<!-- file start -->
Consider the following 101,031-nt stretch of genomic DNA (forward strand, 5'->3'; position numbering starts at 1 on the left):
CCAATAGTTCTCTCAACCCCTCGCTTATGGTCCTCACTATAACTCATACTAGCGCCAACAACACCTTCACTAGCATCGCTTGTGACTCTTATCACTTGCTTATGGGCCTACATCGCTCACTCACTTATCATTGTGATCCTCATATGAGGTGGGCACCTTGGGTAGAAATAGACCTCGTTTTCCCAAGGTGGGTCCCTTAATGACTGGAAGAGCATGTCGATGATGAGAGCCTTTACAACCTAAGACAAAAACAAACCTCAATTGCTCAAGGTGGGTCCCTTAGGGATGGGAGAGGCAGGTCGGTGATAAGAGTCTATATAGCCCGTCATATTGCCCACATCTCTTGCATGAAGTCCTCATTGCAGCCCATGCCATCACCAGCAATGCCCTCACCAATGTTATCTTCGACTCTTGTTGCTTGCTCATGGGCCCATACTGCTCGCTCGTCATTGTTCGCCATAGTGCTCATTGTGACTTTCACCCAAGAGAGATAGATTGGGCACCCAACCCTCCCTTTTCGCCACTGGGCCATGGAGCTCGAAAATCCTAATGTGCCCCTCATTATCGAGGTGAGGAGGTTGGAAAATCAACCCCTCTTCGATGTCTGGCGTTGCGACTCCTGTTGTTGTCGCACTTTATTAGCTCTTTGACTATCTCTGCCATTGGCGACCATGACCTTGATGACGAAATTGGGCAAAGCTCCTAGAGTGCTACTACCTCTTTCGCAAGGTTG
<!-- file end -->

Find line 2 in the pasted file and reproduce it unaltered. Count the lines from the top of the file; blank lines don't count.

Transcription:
CCAATAGTTCTCTCAACCCCTCGCTTATGGTCCTCACTATAACTCATACTAGCGCCAACAACACCTTCACTAGCATCGCTTGTGACTCTTATCACTTGCTTATGGGCCTACATCGCTCACTCACTTATCATTGTGATCCTCATATGAGGTGGGCACCTTGGGTAGAAATAGACCTCGTTTTCCCAAGGTGGGTCCCTTAATGACTGGAAGAGCATGTCGATGATGAGAGCCTTTACAACCTAAGACAAAAACAAACCTCAATTGCTCAAGGTGGGTCCCTTAGGGATGGGAGAGGCAGGTCGGTGATAAGAGTCTATATAGCCCGTCATATTGCCCACATCTCTTGCATGAAGTCCTCATTGCAGCCCATGCCATCACCAGCAATGCCCTCACCAATGTTATCTTCGACTCTTGTTGCTTGCTCATGGGCCCATACTGCTCGCTCGTCATTGTTCGCCATAGTGCTCATTGTGACTTTCACCCAAGAGAGATAGATTGGGCACCCAACCCTCCCTTTTCGCCACTGGGCCATGGAGCTCGAAAATCCTAATGTGCCCCTCATTATCGAGGTGAGGAGGTTGGAAAATCAACCCCTCTTCGATGTCTGGCGTTGCGACTCCTGTTGTTGTCGCACTTTATTAGCTCTTTGACTATCTCTGCCATTGGCGACCATGACCTTGATGACGAAATTGGGCAAAGCTCCTAGAGTGCTACTACCTCTTTCGCAAGGTTG